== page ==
Much of tonight’s “sketch plan” presentation was dominated by the usual talk of “massing,” parking and density. The sketch plan process is brand new, part of the C-R (Commercial-Residential) Zone process; this is the third sketch plan presentation, after the Eisinger-Fitzgerald-Nicholson Lane and Mid-Pike Plaza presentations last month. The process requires the project to be publicly discussed before the plans move to the Planning Board for review.
JBG already has one-third of its “North Bethesda Market” project underway on Rockville Pike; this second phase was memorably named . . . North Bethesda Market 2. The JBG proposal will add another residential tower on Rockville Pike, as well as more commercial and retail space closer to Nicholson Lane. Most people know the space as the Chili’s building.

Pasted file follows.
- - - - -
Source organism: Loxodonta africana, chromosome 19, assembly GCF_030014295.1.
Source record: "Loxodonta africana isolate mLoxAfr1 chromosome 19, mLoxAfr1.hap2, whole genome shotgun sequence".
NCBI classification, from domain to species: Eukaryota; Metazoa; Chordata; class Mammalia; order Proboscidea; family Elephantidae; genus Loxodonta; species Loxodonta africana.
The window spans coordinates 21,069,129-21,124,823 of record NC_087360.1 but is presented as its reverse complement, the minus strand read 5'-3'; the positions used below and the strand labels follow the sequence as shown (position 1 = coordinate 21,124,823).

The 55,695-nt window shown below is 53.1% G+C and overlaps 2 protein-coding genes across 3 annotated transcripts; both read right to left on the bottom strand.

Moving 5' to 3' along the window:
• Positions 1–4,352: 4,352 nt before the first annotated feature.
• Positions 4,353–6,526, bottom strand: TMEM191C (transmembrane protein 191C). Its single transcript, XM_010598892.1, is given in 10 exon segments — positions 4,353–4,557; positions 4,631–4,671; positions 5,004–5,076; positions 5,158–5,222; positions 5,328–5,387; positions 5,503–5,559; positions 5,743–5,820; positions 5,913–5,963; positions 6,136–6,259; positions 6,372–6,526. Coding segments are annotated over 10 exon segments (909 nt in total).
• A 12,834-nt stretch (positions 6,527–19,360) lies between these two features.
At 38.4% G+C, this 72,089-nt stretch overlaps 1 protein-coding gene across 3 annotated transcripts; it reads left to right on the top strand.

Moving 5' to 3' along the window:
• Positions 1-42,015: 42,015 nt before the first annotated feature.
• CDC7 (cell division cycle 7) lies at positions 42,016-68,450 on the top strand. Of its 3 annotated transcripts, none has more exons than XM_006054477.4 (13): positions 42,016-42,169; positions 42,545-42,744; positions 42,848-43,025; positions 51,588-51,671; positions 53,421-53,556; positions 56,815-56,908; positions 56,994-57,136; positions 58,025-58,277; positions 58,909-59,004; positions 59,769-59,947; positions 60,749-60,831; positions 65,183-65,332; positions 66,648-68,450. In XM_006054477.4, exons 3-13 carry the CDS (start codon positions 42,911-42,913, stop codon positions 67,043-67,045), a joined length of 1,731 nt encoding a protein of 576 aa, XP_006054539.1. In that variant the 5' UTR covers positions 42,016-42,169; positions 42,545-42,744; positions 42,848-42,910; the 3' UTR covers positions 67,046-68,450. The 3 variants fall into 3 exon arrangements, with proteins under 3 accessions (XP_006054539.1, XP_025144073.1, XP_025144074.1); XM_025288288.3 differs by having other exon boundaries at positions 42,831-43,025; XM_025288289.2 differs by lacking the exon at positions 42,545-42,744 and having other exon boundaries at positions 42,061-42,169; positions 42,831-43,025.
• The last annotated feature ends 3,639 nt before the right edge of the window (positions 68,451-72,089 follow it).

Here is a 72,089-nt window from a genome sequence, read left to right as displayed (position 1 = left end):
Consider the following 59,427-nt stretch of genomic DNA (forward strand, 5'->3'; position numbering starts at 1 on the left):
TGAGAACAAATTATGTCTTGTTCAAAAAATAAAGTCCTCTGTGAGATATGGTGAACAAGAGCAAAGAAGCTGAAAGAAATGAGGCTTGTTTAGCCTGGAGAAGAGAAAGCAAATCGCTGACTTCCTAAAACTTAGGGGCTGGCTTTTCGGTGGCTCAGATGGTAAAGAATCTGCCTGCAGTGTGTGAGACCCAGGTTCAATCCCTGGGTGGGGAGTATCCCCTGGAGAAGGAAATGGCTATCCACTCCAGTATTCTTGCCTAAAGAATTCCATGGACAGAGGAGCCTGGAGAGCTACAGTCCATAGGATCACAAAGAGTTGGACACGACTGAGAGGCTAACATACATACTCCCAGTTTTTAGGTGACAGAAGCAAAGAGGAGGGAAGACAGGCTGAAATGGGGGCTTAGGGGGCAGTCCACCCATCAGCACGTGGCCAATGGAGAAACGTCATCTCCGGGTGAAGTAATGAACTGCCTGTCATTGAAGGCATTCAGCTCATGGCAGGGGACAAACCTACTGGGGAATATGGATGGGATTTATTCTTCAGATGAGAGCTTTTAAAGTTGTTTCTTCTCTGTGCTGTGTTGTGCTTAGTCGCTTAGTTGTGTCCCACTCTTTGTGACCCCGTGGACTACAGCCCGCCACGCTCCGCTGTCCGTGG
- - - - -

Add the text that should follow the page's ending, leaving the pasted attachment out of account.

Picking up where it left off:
But I liked something else and asked about it. JBG has planned a new road to break up the big “superblock” and increase pedestrian mobility. But it isn’t just another road with a couple of lanes and maybe some parking. The key to this road is that it bisects an “urban plaza.”
This is the Ian Lockwood model of traffic calming. JBG said so, and they’ve hired Lockwood in the past. “We know how to do this right,” they declared. At his recent Speakers’ Series event, Montgomery County Planning Director Rollin Stanley talked about just this kind of space in Paris and elsewhere.
The idea is very European, and it’s been done successfully in Florida and elsewhere. Don’t just have a road, have a public space with interactions. Something to protect pedestrians. But communicate with drivers so they understand this is not a racetrack, but a special place. This is the most modern kind of traffic calming, the type that improves the neighborhood at the same time it provides mobility and pedestrian safety.
And now we’ll get one in White Flint.